The child assistance program motivates accountable parenting, household self-sufficiency and child well-being by providing assis-tance in locating parents, developing paternity, developing, customizing and implementing assistance responsibilities and acquiring child support for children. The program was enacted in January 1975 as Part D of Title IV of the Social Security Act (P.L. 93-647). It runs as a robust collaboration in between the federal govern-ment and state and tribal federal governments. It is administered by the Office of Child Support Enforcement (OCSE) and functions in all 54 states and areas and over 60 people. The program implements and helps with consistent child support payments so that children can depend on their moms and dads for the monetary and emotional support they need to be healthy and successful.OCSE is part of the Administration for Children and Families (ACF) within the Department of Health and Human Being Provider (HHS). ACF programs, including child support, attain favorable results for children by dealing with the needs and respon-sibilities of moms and dads. These programs serve much of the very same families, with interrelated goals to improve kid and household wellness. Like other ACF programs, child support promotes two-generational, family-centered strategies to reinforce the capability of parents to support and care for their children and to lower stress factors impacting poor and high-risk families and their communities. The child assistance program is dedicated to the ACF goal of constructing the proof base and drawing from that research study to direct policy and practice to continuously enhance efficiency and boost child well-being. The kid assistance program is a government success story. In-deed, FY 2015 set a new record for attaining kid support pro-gram results. In FY 1977, shortly after the program started, the kid support program served less than 1 million cases and col-lected less than $1 billion.1 In FY 2015, nearly 40 years later on, the kid support program served nearly 16 million kids and gathered $28.6 billion in cases receiving child assistance services. In 2003, the Workplace of Management and Budget plan recognized kid Workplace of Child Support EnforcementThe Story Behind the NumbersAdministration for Kid & FamiliesU.S. Department of Health and Human ServicesDecember 2016A Great InvestmentThis special Story Behind the Numbers takes a closer take a look at trends in child assistance program information and other data that affects the program. Through much deeper understanding of the story behind the numbers, the series intends to inform policy and practice and strengthen program results.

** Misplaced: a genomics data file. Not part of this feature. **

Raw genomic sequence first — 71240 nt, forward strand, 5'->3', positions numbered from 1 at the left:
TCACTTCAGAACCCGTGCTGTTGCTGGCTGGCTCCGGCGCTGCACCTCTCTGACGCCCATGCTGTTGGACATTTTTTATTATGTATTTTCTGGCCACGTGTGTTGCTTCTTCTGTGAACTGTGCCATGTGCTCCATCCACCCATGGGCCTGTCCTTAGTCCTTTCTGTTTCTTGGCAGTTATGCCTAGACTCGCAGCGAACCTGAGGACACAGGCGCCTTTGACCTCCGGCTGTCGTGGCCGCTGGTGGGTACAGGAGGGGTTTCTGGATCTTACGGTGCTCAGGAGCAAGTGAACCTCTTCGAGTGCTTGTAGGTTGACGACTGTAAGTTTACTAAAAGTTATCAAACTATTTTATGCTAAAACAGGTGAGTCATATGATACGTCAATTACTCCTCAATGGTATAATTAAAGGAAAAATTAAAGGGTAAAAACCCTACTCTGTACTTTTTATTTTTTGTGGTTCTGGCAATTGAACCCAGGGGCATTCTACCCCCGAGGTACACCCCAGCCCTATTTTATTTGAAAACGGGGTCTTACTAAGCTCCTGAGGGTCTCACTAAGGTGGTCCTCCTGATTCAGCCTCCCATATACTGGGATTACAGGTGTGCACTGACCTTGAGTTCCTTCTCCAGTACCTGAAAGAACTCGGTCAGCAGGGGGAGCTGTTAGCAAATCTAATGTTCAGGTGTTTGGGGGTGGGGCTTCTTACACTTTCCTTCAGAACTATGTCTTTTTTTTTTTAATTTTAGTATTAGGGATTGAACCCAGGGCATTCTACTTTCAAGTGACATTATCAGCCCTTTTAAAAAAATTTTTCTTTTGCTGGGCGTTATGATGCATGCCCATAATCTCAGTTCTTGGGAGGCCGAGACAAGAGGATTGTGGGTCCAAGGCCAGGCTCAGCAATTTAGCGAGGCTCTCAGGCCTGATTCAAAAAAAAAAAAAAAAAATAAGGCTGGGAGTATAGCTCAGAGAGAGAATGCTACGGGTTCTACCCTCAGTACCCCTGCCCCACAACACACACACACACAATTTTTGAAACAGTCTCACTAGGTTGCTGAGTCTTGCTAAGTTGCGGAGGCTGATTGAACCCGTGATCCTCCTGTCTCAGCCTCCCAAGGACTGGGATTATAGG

This paper reveals why the child assistance program is a great investment.
Office of Kid Support Enforcement2The Child Assistance Program is a Great Investmentsupport as one of the most efficient programs in federal government.2 Since then, the program here has actually continued to make progress and develop to meet the altering requirements of families, regardless of the tough impacts of the recent financial downturn.In some ways, the child assistance program is extremely different from other social welfare programs. It does not move public funds to households as many social welfare programs do; it implements the personal transfer of income from parents who do not cope with their children to the household where the kids live, thus increasing the financial wellness of children and strengthening the ties in between children and parents who live apart. The majority of moms and dads who do not cope with their kids want to support them. The kid assistance program is there to engage and help them. If parents are unwilling to support their kids who live apart from them, the program is there to enforce that responsibility.The kid support program is likewise various than a number of other social welfare programs because it engages with both parents for the advantage of their children. Nearly 16 million kids, 11 million mothers, and over 10 million daddies, or 38 million people, participate in the pro-gram.3 While program eligibility is not income-tested, the majority of families in the program have restricted means. Over half of custodial households in the kid assistance program have earnings listed below 150 per-cent of the hardship limit, while 80 percent have earnings listed below 300 percent of the hardship limit.4 Roughly one quarter of noncustodial moms and dads have incomes listed below the federal poverty line.5 The kid assistance program has actually progressed over its 40-year presence from a concentrate on retaining kid support to recover well-being costs to a family-centered program. This advancement has been assisted by federal legislation and the altering needs of families. The kid assistance program depends upon effective statewide automated systems and a broad variety of strong enforcement authorities to obtain support for families. At the same time, the program acknowledges it needs to serve the entire household to accomplish the ultimate objective of improving the monetary and emotional support of children. A reliable child assistance program integrates a mix of technology-driven processes, standard enforcement responses, and specific case management to take full advantage of outcomes for ch